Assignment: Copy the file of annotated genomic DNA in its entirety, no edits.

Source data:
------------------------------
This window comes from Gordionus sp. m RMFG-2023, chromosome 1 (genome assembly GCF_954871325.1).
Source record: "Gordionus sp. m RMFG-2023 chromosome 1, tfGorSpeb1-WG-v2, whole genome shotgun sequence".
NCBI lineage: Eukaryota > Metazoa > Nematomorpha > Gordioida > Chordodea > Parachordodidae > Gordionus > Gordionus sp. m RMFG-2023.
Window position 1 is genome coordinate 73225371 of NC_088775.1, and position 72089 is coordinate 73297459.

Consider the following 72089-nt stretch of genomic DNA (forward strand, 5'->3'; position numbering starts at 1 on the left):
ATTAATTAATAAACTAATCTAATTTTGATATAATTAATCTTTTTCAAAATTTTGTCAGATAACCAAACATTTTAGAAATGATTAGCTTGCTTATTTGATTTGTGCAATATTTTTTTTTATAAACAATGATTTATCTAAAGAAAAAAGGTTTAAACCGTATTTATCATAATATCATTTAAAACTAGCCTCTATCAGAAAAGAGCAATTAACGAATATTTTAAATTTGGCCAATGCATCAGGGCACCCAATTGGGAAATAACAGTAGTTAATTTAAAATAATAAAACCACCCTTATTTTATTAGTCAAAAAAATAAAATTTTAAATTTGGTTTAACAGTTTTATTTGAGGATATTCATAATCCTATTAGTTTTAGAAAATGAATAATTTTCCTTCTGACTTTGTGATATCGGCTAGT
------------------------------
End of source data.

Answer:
This window comes from Gordionus sp. m RMFG-2023, chromosome 1 (genome assembly GCF_954871325.1).
Source record: "Gordionus sp. m RMFG-2023 chromosome 1, tfGorSpeb1-WG-v2, whole genome shotgun sequence".
NCBI lineage: Eukaryota > Metazoa > Nematomorpha > Gordioida > Chordodea > Parachordodidae > Gordionus > Gordionus sp. m RMFG-2023.
Window position 1 is genome coordinate 73225371 of NC_088775.1, and position 72089 is coordinate 73297459.

Consider the following 72089-nt stretch of genomic DNA (forward strand, 5'->3'; position numbering starts at 1 on the left):
ATTAATTAATAAACTAATCTAATTTTGATATAATTAATCTTTTTCAAAATTTTGTCAGATAACCAAACATTTTAGAAATGATTAGCTTGCTTATTTGATTTGTGCAATATTTTTTTTTATAAACAATGATTTATCTAAAGAAAAAAGGTTTAAACCGTATTTATCATAATATCATTTAAAACTAGCCTCTATCAGAAAAGAGCAATTAACGAATATTTTAAATTTGGCCAATGCATCAGGGCACCCAATTGGGAAATAACAGTAGTTAATTTAAAATAATAAAACCACCCTTATTTTATTAGTCAAAAAAATAAAATTTTAAATTTGGTTTAACAGTTTTATTTGAGGATATTCATAATCCTATTAGTTTTAGAAAATGAATAATTTTCCTTCTGACTTTGTGATATCGGCTAGT